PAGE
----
Hazardous locations include oilfields, mines, grain elevators, munitions storage, anywhere that a spark could cause combustion or explosion. For these areas, you should seek an electrician or electrical engineer to aid with specification. The electrical code is very specific for these locations and the enclosure should be highly defined. Nonhazardous locations include warehouses, factory floors, noncombustible processing areas, and outdoors. There are 16 options for protection ratings in these locations, but it is possible to satisfy most requirements with three.

The Only Three Enclosures You Really Need

The following three enclosures cover the majority of nonhazardous environmental requirements and can be field-adapted with drains, vents, fans, or air conditioners as required.

Selecting an Enclosure

In addition to protection rating, it is important to define the type of enclosure, the equipment mounting system, cooling method, and cable entry method. There are four basic types of enclosures:
  • Modular enclosures are a frame with bolt-on panel work. They can be used in multi-enclosure bays and kitted with any combination of doors and side panels.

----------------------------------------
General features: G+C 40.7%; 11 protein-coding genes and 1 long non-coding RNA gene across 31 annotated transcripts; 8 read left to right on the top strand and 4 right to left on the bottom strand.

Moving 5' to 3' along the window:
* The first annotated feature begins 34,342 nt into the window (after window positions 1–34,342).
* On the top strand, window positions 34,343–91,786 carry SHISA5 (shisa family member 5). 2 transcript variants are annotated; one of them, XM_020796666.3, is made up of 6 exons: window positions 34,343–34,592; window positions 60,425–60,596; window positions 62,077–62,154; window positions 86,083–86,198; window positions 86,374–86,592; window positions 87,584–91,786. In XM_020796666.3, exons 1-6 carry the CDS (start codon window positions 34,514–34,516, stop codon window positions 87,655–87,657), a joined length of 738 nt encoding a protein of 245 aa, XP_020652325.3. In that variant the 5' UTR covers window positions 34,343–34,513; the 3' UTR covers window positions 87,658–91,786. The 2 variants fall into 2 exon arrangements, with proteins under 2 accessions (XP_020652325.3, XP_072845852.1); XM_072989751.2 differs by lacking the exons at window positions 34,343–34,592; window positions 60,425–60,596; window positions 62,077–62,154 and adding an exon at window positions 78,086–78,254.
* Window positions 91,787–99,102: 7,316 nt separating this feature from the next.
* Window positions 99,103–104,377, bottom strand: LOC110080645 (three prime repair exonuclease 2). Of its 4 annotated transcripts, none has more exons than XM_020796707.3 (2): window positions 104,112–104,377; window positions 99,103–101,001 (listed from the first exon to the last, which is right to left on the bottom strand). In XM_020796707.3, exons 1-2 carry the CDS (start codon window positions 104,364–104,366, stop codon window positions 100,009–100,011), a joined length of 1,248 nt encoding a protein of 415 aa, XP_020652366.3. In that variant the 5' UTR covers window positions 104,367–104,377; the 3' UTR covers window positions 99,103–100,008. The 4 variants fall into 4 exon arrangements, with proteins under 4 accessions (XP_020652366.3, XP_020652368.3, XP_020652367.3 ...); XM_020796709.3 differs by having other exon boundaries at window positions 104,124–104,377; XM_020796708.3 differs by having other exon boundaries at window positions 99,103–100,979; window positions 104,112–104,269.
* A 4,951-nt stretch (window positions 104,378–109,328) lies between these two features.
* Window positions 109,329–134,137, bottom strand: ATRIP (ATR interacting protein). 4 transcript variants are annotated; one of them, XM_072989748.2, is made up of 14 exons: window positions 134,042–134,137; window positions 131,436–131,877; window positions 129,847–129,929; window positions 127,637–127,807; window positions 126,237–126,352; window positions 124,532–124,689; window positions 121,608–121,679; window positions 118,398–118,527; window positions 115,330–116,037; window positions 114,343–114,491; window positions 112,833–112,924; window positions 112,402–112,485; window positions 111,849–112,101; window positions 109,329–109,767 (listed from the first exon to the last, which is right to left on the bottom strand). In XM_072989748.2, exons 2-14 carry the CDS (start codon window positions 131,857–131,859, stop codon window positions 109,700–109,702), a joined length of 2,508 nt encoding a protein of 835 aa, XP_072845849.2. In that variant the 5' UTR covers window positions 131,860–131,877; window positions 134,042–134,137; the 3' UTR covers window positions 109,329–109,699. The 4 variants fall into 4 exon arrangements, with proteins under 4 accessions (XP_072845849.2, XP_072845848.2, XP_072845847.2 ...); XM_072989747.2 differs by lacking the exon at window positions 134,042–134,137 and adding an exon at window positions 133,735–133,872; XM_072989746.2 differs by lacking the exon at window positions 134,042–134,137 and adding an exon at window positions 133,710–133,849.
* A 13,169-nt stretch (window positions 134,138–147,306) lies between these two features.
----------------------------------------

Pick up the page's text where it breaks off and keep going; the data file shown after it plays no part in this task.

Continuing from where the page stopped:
• Free-standing enclosures (like CPI's RMR® Industrial Enclosure pictured here) are simpler designs, formed as single monolithic enclosures in specific sizes used as standalone enclosures. They can have both front and rear doors.
  • Floor-mount enclosures are a basic box with a single or front and rear door. They feature floor stands, adding clearance and easier cable access.
  • Wall-mount enclosures create a space on walls or columns when there is no floor space for equipment.
There are two types of equipment mounting systems in these enclosures: 19 in. EIA mounting rails for rack-mount IT equipment or panels for automation electronics and electrical controls. To address thermal concerns, you can add filter fans, air conditioners, vents, and drains. For cable entry points, there are special grommets available in the market that completely maintain a seal around cables. As an alternative, if you only have one cable to pass into the enclosure, a basic gasket seal (i.e., one cable, one opening) will work.